Harm have I done to them, but ne'er was harmed; Many there were that did his picture get,

Kept hearts in liveries, but mine own was free, To serve their eyes, and in it put their mind;

And reign'd, commanding in his monarchy.
Like fools that in th' imagination set
The goodly objects which abroad they find

Look here, what tributes wounded fancies sent me,
Of lands and mansions, theirs in thought assign’d; Of paled pearls, and rubies red as blood;
And labouring in more pleasures to bestow them, Figuring that they their passions likewise lent me
Than the true gouty landlord which doth owe them. Of grief and blushes, aptly understood

In bloodless white and the encrimson'd mood; So many have, that never touch'd his hand,

Effects of terror and dear modesty,
Sweetly suppos’d them mistress of his heart.

Encamp'd in hearts, but fighting outwardly.
My woeful self, that did in freedom stand,
And was my own fee-simple, (not in part)

And lo! behold these talents of their hair,
What with his art in youth, and youth in art,

With twisted metal amorously impleach'd, Threw my affections in his charmed power,

I have receiv'd from many a several fair, Reserv'd the stalk, and gave him all my flower. (Their kind acceptance weepingly beseech'd)

With the annexions of fair gems enrich'd, Yet did I not, as some my equals did,

And deep-brain'd sonnets, that did amplify
Demand of him, nor, being desir’d, yielded;

Each stone's dear nature, worth, and quality.
Finding myself in honour so forbid,
With safest distance I mine honour shielded.

The diamond ; why, 't was beautiful and hard,
Experience for me many bulwarks builded

Whereto his invis'd properties did tend, Of proofs new-bleeding, which remain'd the foil The deep-green emerald, in whose fresh regard Of this false jewel, and his amorous spoil.

Weak sights their sickly radiance do amend;

The heaven-hued sapphire, and the opal blend But ah! who ever shunn’d by precedent

With objects manifold : each several stone, The destin'd ill she must herself assay ?

With wit well blazon'd, smil'd, or made some moan. Or forc'd examples, 'gainst her own content, To put the by-pass'd perils in her way?

Lo! all these trophies of affections hot, Counsel may stop a while what will not stay; Of pensiv'd and subdued desires the tender,


2 Action. 3 Sorrow. 4 Plaited. 6 Unseen.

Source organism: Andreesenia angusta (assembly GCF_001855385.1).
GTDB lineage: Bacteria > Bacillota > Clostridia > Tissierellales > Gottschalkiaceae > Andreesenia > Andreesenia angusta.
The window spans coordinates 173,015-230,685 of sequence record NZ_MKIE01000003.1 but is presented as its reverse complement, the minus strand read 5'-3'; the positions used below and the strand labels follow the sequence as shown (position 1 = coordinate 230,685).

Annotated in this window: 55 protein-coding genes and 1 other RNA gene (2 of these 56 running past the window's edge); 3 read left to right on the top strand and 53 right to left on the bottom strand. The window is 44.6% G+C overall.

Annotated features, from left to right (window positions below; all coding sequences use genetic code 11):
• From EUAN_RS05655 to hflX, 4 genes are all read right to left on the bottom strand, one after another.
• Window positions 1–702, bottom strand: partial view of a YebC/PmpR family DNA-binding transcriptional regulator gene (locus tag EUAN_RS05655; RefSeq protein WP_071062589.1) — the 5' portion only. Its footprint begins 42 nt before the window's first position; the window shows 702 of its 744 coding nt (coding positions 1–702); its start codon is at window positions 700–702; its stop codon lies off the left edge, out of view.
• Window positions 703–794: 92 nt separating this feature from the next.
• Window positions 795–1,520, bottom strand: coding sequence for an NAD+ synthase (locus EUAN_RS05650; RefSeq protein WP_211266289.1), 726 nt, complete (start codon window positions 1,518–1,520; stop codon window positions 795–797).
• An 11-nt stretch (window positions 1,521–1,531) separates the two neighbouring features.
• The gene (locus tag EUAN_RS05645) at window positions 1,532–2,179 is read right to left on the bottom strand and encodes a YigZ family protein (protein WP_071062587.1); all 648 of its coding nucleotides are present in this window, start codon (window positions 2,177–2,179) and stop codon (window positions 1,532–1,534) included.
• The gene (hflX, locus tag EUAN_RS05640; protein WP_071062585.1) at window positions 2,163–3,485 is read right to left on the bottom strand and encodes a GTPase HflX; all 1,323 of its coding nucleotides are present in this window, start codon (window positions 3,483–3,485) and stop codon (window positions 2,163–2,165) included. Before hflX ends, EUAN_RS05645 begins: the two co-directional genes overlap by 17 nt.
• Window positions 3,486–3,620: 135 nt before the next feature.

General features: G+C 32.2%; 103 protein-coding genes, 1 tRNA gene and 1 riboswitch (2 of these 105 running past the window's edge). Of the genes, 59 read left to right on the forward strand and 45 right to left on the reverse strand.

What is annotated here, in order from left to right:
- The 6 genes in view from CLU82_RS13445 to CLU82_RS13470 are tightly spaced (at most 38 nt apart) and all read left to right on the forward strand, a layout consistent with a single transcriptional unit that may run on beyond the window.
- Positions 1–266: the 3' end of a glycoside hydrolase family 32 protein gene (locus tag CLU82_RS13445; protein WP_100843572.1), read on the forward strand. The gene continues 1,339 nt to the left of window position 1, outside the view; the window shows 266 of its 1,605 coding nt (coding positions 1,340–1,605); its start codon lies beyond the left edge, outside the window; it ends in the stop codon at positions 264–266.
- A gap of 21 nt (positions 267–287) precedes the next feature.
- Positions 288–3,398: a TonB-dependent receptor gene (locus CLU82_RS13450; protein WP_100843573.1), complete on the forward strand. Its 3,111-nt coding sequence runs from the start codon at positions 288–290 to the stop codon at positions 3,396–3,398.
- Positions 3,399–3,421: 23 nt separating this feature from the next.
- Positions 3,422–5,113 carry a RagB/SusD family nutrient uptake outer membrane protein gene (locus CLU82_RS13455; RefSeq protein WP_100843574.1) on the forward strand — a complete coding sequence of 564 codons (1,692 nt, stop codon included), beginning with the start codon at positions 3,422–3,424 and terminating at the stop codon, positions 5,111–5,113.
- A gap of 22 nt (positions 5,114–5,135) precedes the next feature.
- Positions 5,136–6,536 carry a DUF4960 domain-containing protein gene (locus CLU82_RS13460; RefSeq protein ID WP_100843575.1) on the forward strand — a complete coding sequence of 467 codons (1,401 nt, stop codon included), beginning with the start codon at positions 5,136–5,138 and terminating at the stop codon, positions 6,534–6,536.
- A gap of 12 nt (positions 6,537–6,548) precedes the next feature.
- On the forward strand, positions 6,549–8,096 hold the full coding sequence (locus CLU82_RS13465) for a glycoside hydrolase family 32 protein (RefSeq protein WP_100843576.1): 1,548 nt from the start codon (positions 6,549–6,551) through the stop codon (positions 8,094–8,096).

1 Can : in old eds. 2 Action.

Nature hath charg'd me that I hoard them not, Now, all these hearts that do on mine depend,
But yield them up where I myself must render; Feeling it break, with bleeding groans they pine;
That is, to you, my origin and ender:

And supplicant their sighs to you extend,
For these, of force, must your oblations be,

To leave the battery that you make 'gainst mine, Since I their altar, you enpatron me.

Lending soft audience to my sweet design,

And credent soul to that strong-bonded oath,
0! then, advance of yours that phraseless hand, That shall prefer and undertake my troth.”
Whose white weighs down the airy scale of praise;
Take all these similes to your own command,

This said, his watery eyes he did dismount,
Hallow'd with sighs that burning lungs did raise; Whose sights till then were level'd on my face;
What me, your minister, for you obeys,

Each cheek a river running from a fount Works under you; and to your audit comes

With brinish current downward flow'd apace. Their distract parcels in combined sums.

0, how the channel to the stream gave grace !

Who, glazd with crystal, gate the glowing roses Lo! this device was sent me from a nun,

That flame through water which their hue incloses. Or sister sanctified, of holiest note; Which late her noble suit in court did shun,

O father! what a hell of witchcraft lies Whose rarest havings made the blossoms dote: In the small orb of one particular tear; For she was sought by spirits of richest coat,